During preparations for a construction project in France, archaeologists made a significant discovery: over 2,000 medieval coins spread across four hidden caches.
The coins, dating back nearly 850 years, were unearthed between 2021 and 2022 during excavations preceding a real estate development in Guérande, a town in Western France, according to the Institut National de Recherches Archéologiques Préventives (INRAP).
This revelation sheds light on a time when the bulk deposition of currencies was uncommon, according to experts.
One cache, the oldest, was discovered as an "isolated deposit" nestled inside an oak container near the town center, dating back to the 12th to 13th centuries. The other three caches were found in a corner of a 14th-century masonry building, stored in ceramic pottery, some of which showed signs of wear and tear.
Another cache was found in a "remarkable" state of preservation, enclosed in a leather envelope and wrapped in linen fabric, INRAP stated.
The rarity of finding ancient currencies stored in such a manner piqued the researchers' interest, prompting further investigation into medieval hoarding and money management practices.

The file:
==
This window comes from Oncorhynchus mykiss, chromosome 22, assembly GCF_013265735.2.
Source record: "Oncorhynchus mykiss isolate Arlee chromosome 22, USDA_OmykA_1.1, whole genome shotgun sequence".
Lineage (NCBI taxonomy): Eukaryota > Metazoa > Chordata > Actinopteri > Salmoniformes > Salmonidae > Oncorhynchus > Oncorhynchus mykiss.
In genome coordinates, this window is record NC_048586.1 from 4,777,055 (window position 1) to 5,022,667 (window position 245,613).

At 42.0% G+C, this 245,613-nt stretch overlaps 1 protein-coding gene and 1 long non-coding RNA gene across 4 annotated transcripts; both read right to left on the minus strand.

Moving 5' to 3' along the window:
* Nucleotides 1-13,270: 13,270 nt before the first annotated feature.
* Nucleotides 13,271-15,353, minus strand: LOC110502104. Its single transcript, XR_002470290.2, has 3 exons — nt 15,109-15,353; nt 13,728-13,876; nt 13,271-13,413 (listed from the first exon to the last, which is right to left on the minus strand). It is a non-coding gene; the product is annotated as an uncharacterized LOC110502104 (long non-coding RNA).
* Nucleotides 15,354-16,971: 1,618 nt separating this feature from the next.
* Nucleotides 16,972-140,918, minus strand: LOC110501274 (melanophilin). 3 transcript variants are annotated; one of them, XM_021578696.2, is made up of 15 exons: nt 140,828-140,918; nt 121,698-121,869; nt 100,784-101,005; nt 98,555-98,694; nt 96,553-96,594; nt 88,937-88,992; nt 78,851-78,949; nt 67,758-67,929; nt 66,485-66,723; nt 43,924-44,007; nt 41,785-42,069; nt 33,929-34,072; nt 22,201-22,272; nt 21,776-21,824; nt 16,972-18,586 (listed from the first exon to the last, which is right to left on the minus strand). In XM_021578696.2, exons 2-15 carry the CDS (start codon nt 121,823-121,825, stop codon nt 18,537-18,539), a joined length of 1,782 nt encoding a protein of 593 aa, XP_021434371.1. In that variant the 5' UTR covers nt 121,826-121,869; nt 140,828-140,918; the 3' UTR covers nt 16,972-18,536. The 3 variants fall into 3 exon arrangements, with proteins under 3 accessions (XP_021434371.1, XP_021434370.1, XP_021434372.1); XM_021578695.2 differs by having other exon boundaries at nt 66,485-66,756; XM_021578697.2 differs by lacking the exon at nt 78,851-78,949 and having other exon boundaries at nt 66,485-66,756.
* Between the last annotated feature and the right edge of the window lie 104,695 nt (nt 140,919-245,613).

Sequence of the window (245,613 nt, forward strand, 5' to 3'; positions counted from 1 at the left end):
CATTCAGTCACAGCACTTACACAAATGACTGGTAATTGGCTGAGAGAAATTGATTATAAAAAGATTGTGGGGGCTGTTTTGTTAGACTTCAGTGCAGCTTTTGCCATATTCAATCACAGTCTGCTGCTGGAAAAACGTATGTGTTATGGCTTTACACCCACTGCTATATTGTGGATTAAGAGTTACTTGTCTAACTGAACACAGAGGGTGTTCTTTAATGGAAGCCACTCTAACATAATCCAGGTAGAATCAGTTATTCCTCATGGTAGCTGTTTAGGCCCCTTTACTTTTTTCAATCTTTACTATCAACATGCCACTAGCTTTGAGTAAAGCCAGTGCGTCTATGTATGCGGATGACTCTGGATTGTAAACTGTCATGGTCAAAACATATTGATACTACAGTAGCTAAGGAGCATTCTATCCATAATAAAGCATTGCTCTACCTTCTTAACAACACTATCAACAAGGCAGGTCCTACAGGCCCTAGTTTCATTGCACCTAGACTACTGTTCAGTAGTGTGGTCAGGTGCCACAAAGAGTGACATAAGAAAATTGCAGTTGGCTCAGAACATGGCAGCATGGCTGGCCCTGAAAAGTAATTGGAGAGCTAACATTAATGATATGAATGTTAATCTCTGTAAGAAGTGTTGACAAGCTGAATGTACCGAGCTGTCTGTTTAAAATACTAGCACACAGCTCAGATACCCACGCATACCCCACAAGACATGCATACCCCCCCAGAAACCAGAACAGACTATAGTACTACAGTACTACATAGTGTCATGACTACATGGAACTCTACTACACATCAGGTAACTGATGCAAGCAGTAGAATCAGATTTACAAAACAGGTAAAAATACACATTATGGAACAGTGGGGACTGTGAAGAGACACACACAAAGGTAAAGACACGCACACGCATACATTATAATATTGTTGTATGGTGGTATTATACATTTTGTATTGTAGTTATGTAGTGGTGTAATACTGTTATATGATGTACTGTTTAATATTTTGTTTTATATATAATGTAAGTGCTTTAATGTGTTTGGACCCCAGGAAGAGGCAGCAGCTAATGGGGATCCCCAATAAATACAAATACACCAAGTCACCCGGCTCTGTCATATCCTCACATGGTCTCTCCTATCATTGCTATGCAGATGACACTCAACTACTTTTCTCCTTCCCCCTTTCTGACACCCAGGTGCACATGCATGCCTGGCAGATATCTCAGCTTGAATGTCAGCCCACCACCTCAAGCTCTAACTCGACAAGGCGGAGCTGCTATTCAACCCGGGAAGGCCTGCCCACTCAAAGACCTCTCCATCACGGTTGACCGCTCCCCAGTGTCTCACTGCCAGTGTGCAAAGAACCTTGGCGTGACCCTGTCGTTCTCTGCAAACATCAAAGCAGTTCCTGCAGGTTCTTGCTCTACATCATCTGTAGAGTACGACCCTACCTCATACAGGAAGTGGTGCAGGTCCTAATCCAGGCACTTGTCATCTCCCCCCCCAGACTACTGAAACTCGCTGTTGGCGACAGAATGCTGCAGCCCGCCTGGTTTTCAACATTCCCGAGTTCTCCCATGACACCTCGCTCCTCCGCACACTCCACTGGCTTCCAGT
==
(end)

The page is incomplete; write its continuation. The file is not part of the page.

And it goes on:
Never miss a story — sign up for the Front Page Detectives newsletter. Be on the scene the moment news breaks.
Following careful sampling, the deposits were sent to a research center for analysis by specialists aiming to unravel the intricacies of medieval domestic finances.
Prior to manual excavation, non-destructive imaging techniques were employed to create 3D models of the artifacts, enabling analysis while preserving the fragile contents.
The discovery offers a glimpse into the historical significance of Guérande, which traces its roots back to the ninth century, with the construction of its town wall occurring between the 13th and 15th centuries.
Become a Front Page Detective
Sign up to receive breaking
Front Page Detectives
news and exclusive investigations.